This May was the United States’ wettest month in all 121 years of record-keeping, according to the National Oceanic and Atmospheric Administration (NOAA).
A total of 4.36 inches fell across the lower 48 states last month — 1.45 inches more than average, NOAA said Monday. Fifteen states saw precipitation that was “much above average” in May, and Oklahoma and Texas experienced their wettest month on record, with precipitation levels “more than twice the long-term average,” according to NOAA.
These records aren’t surprising for Oklahoma and Texas, which have been battling severe storms and major flooding over the last several weeks. These floods have swept away homes and have killed at least 28 people in the states. Scientists don’t yet know how much climate change played into these floods, but they noted to ThinkProgress last month that climate change is expected to make severe flooding like this more common.
“There are several factors that have created conditions that made it more likely to have this disastrous situation, and I would say the majority of them are natural factors,” Brenda Ekwurzel, a senior climate scientist with the Union of Concerned Scientists, told ThinkProgress. “However, there’s a definite climate assist that creates the likelihoods of the odds of it being a more severe event.”
Along with this increased chance of heavy rainfall, scientists also say that some regions will see longer, more intense periods of drought — periods that then could be followed by heavy, intense rainfall. Warmer air can hold more moisture, which means that moisture can collect in the atmosphere for longer than usual and then fall all at once on a region. This “weather whiplash” exacerbates the risk of flooding, as the heavy rain can simply run off the surface of the dry, hard earth, rather than being absorbed by it.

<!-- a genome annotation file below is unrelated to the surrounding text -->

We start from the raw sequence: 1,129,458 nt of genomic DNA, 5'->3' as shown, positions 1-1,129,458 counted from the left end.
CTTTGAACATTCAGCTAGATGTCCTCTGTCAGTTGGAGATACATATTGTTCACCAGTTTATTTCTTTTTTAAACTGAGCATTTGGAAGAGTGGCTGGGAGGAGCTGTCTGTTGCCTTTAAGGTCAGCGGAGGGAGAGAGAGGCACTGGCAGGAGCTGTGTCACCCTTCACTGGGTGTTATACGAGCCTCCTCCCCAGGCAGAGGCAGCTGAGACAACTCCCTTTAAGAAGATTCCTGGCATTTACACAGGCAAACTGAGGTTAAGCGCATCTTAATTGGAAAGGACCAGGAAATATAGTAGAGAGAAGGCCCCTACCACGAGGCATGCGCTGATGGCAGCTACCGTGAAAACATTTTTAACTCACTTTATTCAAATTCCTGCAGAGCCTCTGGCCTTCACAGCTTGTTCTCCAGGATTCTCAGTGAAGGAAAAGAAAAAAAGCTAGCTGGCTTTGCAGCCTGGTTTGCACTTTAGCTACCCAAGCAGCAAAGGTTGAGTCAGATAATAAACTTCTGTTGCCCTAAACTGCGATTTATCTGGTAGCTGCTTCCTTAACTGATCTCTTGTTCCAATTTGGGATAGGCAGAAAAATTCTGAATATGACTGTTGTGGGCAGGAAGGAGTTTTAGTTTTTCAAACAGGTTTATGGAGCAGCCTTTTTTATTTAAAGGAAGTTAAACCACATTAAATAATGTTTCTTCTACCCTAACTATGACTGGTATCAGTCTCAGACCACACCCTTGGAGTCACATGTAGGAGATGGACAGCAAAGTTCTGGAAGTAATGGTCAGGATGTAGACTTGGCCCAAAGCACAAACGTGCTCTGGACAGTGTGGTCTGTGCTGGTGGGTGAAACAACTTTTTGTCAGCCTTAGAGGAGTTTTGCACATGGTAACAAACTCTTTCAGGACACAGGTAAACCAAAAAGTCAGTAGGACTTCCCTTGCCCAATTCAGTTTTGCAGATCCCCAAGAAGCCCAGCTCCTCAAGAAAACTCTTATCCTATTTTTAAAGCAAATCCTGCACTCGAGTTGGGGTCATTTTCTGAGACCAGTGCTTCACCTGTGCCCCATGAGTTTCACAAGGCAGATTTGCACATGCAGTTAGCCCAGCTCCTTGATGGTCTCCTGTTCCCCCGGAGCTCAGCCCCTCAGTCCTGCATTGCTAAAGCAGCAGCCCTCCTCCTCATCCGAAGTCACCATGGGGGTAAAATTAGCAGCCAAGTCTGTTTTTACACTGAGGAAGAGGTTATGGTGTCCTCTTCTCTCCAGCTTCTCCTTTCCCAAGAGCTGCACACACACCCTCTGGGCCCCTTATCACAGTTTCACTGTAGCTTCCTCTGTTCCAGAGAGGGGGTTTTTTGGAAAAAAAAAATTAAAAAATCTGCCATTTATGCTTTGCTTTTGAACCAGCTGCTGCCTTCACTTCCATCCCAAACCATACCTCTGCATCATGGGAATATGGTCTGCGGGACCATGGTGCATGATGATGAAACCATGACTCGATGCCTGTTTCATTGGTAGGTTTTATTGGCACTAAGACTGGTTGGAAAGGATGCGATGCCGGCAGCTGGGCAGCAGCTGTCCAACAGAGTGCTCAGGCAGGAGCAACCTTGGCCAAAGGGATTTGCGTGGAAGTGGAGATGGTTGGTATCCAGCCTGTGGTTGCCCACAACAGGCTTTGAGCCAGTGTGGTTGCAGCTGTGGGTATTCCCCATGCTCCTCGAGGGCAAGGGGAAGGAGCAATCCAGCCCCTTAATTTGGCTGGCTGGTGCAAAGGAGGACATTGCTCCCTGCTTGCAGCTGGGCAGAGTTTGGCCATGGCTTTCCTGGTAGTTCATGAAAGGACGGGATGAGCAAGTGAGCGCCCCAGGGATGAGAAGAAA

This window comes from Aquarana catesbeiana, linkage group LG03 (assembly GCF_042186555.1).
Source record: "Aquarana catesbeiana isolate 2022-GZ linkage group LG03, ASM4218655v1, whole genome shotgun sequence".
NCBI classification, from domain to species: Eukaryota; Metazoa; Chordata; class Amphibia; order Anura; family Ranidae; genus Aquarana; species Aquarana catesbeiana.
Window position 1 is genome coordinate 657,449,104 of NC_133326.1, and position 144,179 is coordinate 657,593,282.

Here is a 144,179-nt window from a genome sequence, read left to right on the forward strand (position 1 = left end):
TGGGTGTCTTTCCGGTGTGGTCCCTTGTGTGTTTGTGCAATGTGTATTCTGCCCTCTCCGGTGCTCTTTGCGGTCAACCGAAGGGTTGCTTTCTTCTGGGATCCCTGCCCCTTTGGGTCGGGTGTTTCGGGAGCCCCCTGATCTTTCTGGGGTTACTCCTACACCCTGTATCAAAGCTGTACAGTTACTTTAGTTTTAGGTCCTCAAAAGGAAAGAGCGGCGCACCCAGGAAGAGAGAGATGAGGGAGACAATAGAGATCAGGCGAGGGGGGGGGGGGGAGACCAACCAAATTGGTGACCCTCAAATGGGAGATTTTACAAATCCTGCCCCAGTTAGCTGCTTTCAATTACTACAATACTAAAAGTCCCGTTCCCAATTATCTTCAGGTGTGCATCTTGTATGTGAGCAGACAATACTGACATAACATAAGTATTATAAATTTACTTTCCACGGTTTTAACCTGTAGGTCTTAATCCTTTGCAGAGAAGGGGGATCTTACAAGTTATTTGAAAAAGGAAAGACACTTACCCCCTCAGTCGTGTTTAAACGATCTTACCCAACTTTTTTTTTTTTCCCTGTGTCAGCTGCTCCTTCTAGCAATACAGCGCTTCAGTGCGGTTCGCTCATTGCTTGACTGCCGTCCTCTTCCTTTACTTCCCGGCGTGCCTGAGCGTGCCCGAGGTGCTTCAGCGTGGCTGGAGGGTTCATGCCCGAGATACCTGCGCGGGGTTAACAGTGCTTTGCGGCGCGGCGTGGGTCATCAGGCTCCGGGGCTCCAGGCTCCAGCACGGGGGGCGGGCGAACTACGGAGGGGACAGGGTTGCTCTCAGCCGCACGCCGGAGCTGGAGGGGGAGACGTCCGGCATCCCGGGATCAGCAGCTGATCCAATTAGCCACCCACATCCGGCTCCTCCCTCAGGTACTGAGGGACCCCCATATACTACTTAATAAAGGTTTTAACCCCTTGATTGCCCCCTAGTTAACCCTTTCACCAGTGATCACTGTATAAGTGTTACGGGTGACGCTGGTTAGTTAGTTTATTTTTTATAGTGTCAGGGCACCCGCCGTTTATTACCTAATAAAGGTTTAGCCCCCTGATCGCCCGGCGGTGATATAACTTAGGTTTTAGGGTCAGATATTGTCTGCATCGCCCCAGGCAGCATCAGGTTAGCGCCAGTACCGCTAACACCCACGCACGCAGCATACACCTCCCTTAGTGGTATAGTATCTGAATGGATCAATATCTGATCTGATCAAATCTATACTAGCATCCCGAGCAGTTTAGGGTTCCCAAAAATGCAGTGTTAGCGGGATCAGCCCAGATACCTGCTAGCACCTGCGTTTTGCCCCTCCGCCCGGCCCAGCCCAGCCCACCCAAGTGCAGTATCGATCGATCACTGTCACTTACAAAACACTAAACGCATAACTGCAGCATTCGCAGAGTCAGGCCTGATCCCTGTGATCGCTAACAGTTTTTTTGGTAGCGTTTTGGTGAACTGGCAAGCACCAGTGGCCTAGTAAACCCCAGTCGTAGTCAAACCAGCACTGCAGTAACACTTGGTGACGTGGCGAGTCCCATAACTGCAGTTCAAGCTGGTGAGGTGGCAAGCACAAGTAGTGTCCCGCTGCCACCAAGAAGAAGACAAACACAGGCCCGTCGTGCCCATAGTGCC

While the U.S. as a whole got more precipitation in May than it has in over a century, not all states saw wet weather. Nearly 70 percent of California is still in an extreme drought, and 99 percent is still abnormally dry. The drought, which scientists have said has “very likely” been exacerbated by climate change, has led to the state’s first-ever water rationing program and could end up costing the state’s economy $2.7 billion in agricultural losses.
However, in spite of California’s extreme drought, NOAA noted Monday that 24.6 percent of the contiguous U.S. is in drought as of the June 2 drought monitor — the smallest “drought footprint” in the country since February 2011.
“Drought conditions drastically improved across the Southern Plains. Drought improvement was also observed across the Central and Northern Plains, Upper Midwest, and the Central Rockies,” NOAA stated. However, it added, “drought conditions remained entrenched in the West” in May.
NOAA also noted another record in its report Monday: Alaska had the hottest May statewide average temperature last month in 91 years of record-keeping. The temperature — 44.9°F — was 7.1°F above average. “The warmth in Alaska was widespread with several cities were record warm, including Barrow and Juneau,” NOAA noted.